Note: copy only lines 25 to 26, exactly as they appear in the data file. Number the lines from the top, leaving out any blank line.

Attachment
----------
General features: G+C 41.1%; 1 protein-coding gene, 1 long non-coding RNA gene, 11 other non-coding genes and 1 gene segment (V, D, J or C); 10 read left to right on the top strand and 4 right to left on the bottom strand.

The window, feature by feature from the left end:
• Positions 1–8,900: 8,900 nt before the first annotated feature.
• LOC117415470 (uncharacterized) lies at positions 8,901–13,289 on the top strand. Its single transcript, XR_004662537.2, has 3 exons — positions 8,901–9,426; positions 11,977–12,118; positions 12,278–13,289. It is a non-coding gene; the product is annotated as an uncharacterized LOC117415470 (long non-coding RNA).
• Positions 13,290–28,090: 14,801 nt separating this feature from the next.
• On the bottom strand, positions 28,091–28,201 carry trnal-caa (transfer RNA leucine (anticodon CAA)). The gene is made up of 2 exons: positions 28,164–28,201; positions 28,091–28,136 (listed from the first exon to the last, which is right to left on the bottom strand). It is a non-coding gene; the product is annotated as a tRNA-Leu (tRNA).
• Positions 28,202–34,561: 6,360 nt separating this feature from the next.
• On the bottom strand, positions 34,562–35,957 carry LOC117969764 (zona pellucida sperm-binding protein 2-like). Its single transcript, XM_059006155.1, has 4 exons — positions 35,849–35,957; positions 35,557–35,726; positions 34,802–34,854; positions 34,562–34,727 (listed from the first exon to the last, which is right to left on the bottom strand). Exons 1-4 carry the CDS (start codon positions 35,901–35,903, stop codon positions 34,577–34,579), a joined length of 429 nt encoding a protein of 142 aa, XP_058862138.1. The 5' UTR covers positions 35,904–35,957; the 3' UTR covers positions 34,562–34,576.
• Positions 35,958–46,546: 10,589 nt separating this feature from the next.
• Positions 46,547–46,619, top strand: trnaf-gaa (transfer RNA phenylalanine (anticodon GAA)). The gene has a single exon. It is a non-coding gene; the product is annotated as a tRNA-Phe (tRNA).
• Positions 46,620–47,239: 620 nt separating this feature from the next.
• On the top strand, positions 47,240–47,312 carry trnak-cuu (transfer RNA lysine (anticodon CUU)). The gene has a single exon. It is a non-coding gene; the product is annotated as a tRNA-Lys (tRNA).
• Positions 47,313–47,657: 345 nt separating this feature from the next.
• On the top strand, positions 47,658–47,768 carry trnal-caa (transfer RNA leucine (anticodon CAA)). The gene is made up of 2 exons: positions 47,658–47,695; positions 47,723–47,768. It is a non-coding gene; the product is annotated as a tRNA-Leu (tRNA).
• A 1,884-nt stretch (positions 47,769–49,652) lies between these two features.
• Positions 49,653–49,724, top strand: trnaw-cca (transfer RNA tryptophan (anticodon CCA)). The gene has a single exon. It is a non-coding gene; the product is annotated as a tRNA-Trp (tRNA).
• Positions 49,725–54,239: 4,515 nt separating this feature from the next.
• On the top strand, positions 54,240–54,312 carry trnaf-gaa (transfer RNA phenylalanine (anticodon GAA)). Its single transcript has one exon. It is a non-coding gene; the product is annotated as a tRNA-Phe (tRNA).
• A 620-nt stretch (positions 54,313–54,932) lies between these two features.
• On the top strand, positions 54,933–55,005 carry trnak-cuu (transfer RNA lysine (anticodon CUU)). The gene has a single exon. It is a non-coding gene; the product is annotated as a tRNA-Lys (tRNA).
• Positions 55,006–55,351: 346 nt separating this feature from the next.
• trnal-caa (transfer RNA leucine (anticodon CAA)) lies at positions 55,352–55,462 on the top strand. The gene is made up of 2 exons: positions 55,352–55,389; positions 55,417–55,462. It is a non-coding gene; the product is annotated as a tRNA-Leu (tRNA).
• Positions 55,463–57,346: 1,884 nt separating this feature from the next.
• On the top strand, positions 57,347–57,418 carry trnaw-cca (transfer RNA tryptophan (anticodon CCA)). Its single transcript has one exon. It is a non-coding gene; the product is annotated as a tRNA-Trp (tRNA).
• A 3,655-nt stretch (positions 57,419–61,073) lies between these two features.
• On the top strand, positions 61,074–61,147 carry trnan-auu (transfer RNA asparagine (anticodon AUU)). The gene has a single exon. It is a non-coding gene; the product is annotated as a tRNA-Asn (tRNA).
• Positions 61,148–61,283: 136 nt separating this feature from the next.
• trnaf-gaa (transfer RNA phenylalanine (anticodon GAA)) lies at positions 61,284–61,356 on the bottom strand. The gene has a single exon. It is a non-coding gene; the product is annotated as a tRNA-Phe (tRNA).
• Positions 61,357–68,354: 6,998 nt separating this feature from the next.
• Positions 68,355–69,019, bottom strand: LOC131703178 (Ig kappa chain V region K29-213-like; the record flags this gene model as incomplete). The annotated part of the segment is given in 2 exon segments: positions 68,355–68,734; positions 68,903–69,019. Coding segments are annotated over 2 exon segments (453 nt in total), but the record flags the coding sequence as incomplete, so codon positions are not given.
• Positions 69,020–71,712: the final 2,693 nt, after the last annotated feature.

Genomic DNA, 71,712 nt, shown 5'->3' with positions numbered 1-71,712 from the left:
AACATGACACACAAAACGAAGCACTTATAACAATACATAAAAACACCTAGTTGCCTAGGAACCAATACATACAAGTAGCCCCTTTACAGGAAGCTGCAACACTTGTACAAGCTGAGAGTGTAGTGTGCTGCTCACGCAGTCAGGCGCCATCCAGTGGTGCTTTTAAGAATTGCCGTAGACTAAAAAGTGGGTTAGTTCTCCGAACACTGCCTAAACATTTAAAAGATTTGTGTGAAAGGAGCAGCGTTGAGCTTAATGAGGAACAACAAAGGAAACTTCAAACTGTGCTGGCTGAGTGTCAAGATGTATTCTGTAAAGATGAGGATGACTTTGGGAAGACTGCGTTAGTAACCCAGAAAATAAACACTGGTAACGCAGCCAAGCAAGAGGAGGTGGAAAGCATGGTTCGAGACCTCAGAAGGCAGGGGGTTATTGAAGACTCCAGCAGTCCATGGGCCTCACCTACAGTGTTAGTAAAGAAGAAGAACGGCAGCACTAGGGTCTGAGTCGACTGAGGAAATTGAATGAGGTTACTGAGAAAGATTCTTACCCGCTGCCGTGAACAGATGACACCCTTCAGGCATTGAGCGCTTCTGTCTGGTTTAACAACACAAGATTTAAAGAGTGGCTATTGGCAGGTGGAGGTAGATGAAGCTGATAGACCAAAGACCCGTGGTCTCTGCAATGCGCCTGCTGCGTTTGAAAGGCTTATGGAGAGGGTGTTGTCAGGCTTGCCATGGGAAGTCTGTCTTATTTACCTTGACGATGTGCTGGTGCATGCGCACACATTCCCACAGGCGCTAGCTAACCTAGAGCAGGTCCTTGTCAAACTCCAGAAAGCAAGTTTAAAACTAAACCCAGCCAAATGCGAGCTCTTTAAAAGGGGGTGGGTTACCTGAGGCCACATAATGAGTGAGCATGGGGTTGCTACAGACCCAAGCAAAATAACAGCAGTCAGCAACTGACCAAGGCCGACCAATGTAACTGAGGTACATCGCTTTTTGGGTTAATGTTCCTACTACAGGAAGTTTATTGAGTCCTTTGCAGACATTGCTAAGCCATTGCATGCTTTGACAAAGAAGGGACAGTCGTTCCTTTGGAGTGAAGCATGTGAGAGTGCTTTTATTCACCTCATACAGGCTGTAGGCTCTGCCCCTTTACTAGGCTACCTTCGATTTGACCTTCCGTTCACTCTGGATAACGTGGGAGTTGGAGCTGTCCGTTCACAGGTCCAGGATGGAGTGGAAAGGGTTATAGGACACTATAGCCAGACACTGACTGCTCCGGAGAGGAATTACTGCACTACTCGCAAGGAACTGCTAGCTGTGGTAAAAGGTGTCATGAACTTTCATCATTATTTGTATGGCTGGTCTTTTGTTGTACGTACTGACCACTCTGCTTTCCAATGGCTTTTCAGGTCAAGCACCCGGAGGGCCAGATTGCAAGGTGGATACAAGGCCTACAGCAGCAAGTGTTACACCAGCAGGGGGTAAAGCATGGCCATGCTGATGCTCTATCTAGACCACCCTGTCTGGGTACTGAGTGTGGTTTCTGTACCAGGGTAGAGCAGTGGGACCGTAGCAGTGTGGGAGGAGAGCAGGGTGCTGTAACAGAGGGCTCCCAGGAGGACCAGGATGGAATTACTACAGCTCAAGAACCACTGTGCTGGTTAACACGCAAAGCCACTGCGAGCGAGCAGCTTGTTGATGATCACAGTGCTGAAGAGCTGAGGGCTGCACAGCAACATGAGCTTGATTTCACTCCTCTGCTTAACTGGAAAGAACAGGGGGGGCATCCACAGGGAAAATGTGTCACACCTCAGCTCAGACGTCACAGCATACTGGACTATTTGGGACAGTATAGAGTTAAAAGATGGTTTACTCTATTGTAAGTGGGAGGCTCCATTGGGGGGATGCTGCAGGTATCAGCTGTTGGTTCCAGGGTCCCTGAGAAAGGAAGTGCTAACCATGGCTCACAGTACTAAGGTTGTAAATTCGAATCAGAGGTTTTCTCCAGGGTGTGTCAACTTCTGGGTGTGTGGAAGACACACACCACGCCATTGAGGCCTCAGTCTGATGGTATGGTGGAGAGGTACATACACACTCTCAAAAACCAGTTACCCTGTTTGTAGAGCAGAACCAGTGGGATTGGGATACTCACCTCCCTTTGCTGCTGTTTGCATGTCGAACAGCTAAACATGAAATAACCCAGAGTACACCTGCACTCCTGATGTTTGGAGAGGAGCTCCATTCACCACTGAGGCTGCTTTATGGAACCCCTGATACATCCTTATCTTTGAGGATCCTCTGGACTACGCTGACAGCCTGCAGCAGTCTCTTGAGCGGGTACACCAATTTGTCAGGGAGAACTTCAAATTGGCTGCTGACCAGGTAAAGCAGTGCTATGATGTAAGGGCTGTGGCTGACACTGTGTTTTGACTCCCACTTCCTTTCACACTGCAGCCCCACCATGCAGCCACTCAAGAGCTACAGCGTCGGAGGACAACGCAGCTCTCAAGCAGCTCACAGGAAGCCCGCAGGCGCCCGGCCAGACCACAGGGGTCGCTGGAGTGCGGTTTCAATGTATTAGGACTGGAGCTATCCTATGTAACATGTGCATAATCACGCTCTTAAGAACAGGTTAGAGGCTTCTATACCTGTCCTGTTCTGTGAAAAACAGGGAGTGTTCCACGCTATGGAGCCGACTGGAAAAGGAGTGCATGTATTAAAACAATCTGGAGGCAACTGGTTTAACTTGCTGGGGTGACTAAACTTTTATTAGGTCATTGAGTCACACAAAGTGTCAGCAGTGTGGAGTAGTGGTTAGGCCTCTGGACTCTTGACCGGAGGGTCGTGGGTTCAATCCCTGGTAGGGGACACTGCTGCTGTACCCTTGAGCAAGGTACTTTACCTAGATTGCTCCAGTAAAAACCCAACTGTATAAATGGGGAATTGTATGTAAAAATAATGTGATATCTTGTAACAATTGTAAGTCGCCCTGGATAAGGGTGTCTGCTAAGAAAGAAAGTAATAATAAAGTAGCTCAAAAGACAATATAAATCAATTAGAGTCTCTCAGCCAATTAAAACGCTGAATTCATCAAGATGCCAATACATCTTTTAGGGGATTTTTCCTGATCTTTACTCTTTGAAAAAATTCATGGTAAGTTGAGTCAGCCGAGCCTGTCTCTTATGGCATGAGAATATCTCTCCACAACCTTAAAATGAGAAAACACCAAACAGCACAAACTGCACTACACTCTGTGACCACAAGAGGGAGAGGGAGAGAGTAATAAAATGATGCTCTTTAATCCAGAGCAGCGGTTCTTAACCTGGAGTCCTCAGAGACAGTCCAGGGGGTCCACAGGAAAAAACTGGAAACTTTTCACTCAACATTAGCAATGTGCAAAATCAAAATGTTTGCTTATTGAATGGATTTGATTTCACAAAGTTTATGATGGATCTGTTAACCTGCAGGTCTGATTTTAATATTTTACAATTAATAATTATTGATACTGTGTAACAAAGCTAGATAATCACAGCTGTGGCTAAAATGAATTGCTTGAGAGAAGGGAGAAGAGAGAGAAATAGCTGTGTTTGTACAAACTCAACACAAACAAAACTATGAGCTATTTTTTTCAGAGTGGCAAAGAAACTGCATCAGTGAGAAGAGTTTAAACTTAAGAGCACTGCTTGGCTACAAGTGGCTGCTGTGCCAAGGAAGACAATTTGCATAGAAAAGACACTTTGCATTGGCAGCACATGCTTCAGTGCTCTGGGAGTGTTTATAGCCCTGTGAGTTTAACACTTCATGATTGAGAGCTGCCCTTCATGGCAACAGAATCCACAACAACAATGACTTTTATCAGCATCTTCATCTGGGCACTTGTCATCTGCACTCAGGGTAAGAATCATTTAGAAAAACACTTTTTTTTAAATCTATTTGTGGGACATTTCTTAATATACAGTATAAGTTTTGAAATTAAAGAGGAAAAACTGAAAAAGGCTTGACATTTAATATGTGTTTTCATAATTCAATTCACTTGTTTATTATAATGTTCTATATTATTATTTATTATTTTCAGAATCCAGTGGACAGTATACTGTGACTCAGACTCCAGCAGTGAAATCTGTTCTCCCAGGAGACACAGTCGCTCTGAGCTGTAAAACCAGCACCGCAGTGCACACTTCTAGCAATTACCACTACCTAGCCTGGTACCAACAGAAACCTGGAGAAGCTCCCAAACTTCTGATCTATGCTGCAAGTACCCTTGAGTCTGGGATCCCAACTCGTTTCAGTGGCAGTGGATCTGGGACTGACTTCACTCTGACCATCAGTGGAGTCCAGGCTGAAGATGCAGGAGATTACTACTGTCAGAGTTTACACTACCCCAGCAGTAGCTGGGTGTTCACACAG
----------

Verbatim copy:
• A 3,655-nt stretch (positions 57,419–61,073) lies between these two features.
• On the top strand, positions 61,074–61,147 carry trnan-auu (transfer RNA asparagine (anticodon AUU)). The gene has a single exon. It is a non-coding gene; the product is annotated as a tRNA-Asn (tRNA).